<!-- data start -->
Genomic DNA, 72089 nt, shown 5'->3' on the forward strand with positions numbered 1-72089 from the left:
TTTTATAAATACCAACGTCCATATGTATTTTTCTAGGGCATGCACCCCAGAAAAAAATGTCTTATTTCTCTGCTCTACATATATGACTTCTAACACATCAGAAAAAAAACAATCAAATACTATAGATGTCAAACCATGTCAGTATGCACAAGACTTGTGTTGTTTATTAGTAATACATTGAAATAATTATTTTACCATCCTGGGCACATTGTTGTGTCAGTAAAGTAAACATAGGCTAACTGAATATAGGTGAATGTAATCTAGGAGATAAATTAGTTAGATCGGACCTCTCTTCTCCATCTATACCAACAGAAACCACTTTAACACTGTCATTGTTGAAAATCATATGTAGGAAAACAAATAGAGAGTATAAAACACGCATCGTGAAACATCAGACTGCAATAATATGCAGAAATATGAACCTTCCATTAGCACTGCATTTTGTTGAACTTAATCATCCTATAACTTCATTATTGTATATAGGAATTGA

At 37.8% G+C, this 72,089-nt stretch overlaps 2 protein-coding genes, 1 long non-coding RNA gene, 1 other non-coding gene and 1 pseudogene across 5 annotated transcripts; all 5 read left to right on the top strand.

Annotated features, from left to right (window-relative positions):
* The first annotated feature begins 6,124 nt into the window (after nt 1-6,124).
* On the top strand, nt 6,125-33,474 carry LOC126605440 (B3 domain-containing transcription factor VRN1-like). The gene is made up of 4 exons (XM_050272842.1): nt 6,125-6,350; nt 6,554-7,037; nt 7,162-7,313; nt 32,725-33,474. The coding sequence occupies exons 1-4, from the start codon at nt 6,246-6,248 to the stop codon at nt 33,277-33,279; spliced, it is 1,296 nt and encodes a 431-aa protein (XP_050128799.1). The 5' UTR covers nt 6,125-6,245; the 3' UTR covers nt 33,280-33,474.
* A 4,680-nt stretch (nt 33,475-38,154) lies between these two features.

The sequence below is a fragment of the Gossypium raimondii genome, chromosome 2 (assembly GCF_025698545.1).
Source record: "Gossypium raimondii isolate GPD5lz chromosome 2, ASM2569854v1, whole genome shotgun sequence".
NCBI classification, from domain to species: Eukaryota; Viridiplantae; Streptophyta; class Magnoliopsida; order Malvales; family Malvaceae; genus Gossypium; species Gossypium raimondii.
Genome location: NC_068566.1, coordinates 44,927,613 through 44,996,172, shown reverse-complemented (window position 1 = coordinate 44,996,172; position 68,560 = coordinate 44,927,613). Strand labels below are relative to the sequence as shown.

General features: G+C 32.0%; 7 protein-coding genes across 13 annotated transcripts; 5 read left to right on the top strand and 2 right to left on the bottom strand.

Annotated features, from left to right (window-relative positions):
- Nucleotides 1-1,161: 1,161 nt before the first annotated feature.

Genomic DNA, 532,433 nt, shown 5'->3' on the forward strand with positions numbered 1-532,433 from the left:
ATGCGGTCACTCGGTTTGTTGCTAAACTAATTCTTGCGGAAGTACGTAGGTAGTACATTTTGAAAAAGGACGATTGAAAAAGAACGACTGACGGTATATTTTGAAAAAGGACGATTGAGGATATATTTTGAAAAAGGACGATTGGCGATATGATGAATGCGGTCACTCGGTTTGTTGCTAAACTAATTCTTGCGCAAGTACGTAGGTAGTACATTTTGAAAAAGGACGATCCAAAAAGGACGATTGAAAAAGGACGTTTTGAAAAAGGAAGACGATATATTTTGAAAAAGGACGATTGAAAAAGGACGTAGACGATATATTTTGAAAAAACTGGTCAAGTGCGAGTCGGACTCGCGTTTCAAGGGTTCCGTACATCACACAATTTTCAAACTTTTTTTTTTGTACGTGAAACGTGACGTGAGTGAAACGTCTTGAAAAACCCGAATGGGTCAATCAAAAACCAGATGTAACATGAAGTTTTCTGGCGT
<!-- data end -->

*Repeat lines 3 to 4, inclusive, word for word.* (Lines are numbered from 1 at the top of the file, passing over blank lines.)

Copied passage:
At 37.8% G+C, this 72,089-nt stretch overlaps 2 protein-coding genes, 1 long non-coding RNA gene, 1 other non-coding gene and 1 pseudogene across 5 annotated transcripts; all 5 read left to right on the top strand.

Annotated features, from left to right (window-relative positions):